Tell us about your books, Pat!
To date I’ve published seven books. Three, Bad Blood, Time Out and Raw Spirit are primarily murder mysteries, but each contains a science-fiction sub-plot. They are individual stories, not a series, but do have a common setting. Nmemesis also shares this setting but is more specifically science-fiction. Returning, Antithesis and Mindset are pure science-fiction. These last four have all been finalists for the Sir Julius Vogel Award - Best Novel.
I should note that the science-fiction is not of the Star Wars ilk. For example, Antithesis is set on Earth, in Namibia, in the 1960’s and involves a scientist trying to rediscover the work of a missing German whose work she’d been studying. Returning considers the problems of an alien exiled on Earth, trying to understand his circumstances and to find a way back to his own kind. Conversely, Mindset follows the efforts of a small group of humans exiled from Earth to survive in space and Nmemesis explores a potential consequence of the evolution of memes (as described by Dawkins).
In your Goodreads profile, you mention wanting to leave the reader with “something to ponder”. Do you start out with an idea or a character? Do you have a theme you are trying to explore from the beginning, or does the theme show up along the way?
I’ll split this into two questions. Firstly, by “something to ponder” I mean I like the story to reach a proper conclusion (I hate the technique of leaving everything up in the air), but I also like to leave the reader enough room to speculate as to what might follow. To be a bit facile - I get the hero to rescue the maiden, but you can decide for yourself whether they live happily ever after. More importantly, I hope that the issues underpinning the story - the way in which ghosts appear in the case of Raw Spirit - is interesting enough to leave the reader speculating on the potential veracity - and possible consequences - of the idea.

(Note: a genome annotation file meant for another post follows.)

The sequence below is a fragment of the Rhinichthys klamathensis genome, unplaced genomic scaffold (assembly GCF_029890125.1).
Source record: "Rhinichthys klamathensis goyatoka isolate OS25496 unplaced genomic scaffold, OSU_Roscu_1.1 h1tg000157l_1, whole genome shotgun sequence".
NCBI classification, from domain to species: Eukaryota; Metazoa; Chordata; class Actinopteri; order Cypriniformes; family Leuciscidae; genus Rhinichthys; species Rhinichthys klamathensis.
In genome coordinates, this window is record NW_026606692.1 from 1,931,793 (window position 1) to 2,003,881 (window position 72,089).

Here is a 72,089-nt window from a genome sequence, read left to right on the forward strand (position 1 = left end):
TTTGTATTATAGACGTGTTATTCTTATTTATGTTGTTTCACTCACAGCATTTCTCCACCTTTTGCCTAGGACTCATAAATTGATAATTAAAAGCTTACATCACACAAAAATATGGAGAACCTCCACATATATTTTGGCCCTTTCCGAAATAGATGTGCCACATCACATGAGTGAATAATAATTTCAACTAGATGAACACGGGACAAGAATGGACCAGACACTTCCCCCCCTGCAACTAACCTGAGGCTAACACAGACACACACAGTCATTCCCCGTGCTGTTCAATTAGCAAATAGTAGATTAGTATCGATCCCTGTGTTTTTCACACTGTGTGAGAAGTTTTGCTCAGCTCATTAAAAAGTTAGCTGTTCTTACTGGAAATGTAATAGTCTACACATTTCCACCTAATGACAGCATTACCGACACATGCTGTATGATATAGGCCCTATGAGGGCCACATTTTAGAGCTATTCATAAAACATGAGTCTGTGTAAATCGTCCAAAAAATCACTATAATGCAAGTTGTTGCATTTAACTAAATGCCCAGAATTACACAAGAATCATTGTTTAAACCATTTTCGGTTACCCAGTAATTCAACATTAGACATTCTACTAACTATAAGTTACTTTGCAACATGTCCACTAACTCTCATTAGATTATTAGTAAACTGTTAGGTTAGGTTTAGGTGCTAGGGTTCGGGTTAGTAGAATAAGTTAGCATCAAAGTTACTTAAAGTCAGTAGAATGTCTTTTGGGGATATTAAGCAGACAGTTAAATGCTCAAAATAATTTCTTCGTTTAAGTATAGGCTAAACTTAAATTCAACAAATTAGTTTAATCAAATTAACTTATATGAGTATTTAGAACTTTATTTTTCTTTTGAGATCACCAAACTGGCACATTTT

Secondly (This could get a bit embarrassing, as my method of writing is somewhat unorthodox) how do I start? Always with an idea that I want to explore, not for a story but one that intrigues me on a personal level. This may become the subject - in the case of Raw Spirit it was trying to find a rational (as opposed to supernatural) explanation for the appearance of ghosts. Bad Blood and Time Out are similar in this respect.
Other times the idea may be quite different. In the case of Returning I was motivated by my failure in Antithesis in being able to write the story from the perspective of the ants, who play a central part in the plot. I wanted to have another try - as simple as that. I should explain - the idea here was to write from a non-human perspective, although in Returning it is an alien, not an ant!
This idea is just that. Then I start to write. I have no idea of the plot, the characters or the conclusion. Nothing. I make no notes, and what’s more, I don’t read what I’ve written until the book is finished. I just keep going and let things take care of themselves.